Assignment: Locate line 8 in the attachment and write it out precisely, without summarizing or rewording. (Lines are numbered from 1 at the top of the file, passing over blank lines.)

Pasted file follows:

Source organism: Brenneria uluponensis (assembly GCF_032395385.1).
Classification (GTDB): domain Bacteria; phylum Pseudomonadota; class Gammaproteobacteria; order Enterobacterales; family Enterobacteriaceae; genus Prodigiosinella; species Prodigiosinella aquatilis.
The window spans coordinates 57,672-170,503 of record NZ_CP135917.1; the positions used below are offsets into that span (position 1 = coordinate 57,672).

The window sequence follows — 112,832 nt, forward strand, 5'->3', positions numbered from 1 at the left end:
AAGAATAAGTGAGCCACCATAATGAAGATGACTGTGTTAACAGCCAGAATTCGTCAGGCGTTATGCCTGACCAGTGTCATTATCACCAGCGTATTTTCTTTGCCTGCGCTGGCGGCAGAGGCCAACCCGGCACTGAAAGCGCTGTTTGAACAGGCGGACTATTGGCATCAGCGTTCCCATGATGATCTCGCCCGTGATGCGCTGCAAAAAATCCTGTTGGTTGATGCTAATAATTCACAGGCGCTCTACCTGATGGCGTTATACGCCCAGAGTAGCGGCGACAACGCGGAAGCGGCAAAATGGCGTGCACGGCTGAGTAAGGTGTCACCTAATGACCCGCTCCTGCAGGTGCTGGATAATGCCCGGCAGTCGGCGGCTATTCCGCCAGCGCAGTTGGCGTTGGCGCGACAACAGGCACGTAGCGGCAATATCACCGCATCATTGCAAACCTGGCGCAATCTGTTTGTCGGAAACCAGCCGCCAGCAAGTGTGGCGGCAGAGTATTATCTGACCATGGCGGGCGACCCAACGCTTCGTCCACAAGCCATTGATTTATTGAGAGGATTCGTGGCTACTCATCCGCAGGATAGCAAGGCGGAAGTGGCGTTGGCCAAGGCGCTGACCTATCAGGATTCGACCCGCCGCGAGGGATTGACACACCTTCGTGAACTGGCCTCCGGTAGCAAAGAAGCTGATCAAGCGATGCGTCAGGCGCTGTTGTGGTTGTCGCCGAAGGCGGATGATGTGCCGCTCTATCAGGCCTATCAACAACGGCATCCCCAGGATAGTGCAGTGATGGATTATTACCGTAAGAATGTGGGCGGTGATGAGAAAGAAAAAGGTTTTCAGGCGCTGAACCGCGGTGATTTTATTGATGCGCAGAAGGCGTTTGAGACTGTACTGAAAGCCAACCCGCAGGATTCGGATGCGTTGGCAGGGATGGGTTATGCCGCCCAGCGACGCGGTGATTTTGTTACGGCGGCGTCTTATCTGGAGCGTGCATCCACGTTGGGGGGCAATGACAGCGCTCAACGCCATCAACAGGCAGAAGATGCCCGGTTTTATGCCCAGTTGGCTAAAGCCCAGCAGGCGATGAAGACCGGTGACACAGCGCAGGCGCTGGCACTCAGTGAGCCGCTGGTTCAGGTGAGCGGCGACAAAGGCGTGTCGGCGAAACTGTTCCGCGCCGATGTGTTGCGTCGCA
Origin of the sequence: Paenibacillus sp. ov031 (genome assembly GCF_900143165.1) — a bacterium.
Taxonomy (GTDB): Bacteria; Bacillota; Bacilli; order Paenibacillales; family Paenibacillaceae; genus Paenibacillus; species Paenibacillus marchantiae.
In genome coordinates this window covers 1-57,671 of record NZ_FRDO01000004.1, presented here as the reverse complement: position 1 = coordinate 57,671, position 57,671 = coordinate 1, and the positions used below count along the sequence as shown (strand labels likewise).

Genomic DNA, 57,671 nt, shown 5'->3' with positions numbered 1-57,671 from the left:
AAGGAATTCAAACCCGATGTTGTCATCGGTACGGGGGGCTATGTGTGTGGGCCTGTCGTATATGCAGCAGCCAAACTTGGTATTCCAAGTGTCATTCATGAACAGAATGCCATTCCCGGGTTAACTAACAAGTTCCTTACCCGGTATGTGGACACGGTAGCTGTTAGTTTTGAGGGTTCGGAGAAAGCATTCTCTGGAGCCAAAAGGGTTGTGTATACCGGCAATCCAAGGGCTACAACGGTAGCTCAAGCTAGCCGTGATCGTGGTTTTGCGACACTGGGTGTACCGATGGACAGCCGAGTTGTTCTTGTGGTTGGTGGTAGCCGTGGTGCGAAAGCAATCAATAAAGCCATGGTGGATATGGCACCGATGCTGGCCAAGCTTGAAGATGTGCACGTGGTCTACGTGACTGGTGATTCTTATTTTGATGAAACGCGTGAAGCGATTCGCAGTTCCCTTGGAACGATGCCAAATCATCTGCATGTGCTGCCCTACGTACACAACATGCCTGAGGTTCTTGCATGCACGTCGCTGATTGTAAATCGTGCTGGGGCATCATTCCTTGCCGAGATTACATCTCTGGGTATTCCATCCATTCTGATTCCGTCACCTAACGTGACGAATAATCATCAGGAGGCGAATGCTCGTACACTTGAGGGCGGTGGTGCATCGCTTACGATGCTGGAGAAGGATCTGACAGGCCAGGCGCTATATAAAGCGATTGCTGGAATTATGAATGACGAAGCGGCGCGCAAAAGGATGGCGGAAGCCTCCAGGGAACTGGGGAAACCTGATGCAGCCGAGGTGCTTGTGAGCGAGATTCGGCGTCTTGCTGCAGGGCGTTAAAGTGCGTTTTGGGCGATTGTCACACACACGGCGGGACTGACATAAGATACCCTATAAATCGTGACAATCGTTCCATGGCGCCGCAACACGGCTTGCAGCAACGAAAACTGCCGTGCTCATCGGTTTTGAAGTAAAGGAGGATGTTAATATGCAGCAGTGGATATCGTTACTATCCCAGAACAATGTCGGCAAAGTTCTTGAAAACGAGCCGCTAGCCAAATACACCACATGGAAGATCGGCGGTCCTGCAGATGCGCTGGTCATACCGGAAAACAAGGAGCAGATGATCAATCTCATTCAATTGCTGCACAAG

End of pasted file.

In genome coordinates this window covers 1-57,671 of record NZ_FRDO01000004.1, presented here as the reverse complement: position 1 = coordinate 57,671, position 57,671 = coordinate 1, and the positions used below count along the sequence as shown (strand labels likewise).